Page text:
“The issue for Somali piracy is the barrier to entry is extremely low,” Hans Tino Hansen, md of Risk Intelligence, told a Maritime Crime seminar a part of Danish Maritime Days in Copenhagen.
“Those who say it's the armed guards that have changed the whole picture I don’t think they really understand what has been going on with Somalia onshore or actually in the naval cooperation at an international level,”
He explained that what had happened was in relative terms “a very improved security situation” in Somalia, compared to 2006 – 2008 when the situation was much worse. At the same time as security improved onshore the risk in undertaking pirate attacks increased sharply due to the international naval presence, so those who had invested in piracy moved into shore based businesses, which offered a higher yield with less risk.
“A lot of money that was previously invested into piracy operations was invested in hotels, restaurants, gas stations and internal transportation,” Hansen said.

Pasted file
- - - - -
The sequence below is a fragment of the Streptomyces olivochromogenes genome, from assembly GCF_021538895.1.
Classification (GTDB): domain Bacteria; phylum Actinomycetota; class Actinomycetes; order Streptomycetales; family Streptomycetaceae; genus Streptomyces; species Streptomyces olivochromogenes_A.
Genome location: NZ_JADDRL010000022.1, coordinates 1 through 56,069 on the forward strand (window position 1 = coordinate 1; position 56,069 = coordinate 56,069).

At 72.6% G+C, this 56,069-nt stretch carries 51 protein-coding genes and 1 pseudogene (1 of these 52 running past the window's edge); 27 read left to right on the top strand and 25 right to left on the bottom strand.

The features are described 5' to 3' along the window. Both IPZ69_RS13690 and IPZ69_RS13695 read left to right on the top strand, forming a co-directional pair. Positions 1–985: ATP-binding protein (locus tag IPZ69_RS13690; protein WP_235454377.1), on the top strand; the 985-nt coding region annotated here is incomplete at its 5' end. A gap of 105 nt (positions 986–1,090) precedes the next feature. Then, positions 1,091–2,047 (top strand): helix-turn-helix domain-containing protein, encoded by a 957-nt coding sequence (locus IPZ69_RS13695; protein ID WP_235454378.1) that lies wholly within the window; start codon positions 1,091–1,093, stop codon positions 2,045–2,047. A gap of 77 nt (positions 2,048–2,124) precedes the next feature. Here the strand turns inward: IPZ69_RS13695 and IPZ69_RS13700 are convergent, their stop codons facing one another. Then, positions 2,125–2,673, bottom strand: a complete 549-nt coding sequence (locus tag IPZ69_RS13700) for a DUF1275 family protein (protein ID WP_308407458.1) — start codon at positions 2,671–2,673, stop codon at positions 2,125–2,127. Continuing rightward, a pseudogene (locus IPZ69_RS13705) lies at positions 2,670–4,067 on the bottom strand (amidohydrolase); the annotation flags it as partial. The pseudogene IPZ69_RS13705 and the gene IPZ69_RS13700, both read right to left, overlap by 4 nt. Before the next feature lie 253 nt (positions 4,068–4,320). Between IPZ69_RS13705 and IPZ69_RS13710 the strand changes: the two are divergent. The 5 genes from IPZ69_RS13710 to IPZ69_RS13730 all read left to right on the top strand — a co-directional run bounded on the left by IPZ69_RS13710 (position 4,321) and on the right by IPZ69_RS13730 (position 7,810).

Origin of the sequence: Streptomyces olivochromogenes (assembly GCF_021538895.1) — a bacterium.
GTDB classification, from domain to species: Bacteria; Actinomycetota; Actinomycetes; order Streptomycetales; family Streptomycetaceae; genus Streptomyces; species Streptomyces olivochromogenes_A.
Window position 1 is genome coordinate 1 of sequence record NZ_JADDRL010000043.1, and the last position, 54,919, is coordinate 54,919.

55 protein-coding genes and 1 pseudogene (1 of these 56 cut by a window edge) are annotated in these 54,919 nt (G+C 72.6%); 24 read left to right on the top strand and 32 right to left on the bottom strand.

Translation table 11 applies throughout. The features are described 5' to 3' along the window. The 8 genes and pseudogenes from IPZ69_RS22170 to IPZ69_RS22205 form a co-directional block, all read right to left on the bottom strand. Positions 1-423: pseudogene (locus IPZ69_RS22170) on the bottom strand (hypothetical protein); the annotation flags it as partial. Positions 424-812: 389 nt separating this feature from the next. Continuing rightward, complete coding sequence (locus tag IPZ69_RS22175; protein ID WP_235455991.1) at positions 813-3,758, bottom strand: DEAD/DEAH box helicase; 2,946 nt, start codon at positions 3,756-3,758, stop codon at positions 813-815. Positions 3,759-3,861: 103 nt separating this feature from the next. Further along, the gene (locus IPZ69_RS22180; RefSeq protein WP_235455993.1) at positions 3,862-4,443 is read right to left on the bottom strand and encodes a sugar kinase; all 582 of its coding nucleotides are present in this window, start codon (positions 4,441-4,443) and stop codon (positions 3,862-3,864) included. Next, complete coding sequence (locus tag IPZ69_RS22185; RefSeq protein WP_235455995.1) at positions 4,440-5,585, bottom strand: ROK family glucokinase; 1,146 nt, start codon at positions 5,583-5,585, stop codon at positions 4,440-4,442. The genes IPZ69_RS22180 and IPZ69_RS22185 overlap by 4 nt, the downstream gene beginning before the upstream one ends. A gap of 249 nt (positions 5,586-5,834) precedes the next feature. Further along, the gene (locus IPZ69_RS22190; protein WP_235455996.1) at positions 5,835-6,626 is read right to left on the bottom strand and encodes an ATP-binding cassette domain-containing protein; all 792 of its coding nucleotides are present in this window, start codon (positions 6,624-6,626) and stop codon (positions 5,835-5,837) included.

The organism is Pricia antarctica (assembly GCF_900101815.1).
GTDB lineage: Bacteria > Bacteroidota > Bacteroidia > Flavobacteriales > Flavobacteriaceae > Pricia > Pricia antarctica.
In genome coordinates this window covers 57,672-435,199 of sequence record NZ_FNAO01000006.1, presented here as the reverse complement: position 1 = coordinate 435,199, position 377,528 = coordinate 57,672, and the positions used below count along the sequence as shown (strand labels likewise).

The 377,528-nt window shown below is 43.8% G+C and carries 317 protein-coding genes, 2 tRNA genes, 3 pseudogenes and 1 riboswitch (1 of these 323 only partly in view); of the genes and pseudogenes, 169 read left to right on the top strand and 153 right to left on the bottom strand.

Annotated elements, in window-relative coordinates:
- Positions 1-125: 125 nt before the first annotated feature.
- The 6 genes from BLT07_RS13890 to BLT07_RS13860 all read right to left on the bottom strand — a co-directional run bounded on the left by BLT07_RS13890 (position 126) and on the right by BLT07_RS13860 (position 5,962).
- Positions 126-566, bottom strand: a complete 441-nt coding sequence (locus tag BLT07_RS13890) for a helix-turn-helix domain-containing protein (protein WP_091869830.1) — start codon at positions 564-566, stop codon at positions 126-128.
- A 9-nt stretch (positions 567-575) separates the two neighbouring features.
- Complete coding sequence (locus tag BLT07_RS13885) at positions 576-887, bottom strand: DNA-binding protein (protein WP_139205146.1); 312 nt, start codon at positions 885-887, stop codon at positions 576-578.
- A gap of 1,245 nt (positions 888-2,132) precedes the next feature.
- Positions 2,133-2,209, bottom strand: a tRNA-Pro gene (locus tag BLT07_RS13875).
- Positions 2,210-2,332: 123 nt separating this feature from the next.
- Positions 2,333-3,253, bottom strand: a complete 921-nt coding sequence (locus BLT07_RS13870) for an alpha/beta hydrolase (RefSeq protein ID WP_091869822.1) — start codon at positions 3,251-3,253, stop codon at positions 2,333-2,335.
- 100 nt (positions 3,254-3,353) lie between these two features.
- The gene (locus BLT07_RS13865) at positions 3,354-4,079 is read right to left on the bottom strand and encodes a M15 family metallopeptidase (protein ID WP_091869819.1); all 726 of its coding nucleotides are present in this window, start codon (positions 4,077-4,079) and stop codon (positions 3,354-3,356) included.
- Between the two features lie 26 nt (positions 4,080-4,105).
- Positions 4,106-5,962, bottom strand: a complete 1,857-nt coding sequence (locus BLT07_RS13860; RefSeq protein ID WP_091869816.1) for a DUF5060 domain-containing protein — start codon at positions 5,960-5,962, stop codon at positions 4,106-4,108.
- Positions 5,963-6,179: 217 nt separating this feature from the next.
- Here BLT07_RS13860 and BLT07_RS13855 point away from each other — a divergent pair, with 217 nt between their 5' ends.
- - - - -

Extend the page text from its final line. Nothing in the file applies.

The international naval commitment is expected to be similar in 2015 to this year, although great reduced from 2011.
He said industry mitigation measures will also be reduced, such as less armed guards, or removing them completely. “Our main worry is ships that have relied too much on armed guards will have forgotten the procedures so we are actually back to a 2007 situation.”
Looking beyond 2015 said the potential for a resurgence in piracy remained as the intention and capability remained. “It might look like from the statistics the situation is gone, but it is lying low down there and it might again rise unless we can deal with the root causes,” Hansen warned.
Industry official agreed that piracy could return off Somalia. Peter Hinchliffe, secretary general of the International Chamber of Shipping, said they were concerned to see passage plans that took ships ever closer to the Somali coast even though there were still Piracy Action Groups (PAGs) heading out to sea.
“In Somalia we have an uneasy stand off,” he said, and warned that there could be a resurgence in hijacking.
Jan Fritz Hansen, representing both the Danish Shipowners’ Association and the European Community Shipowners’ Association, said the problems in East Africa had not been solved, but it had been made quite secure, “and now we have to stick with that for some years to come”.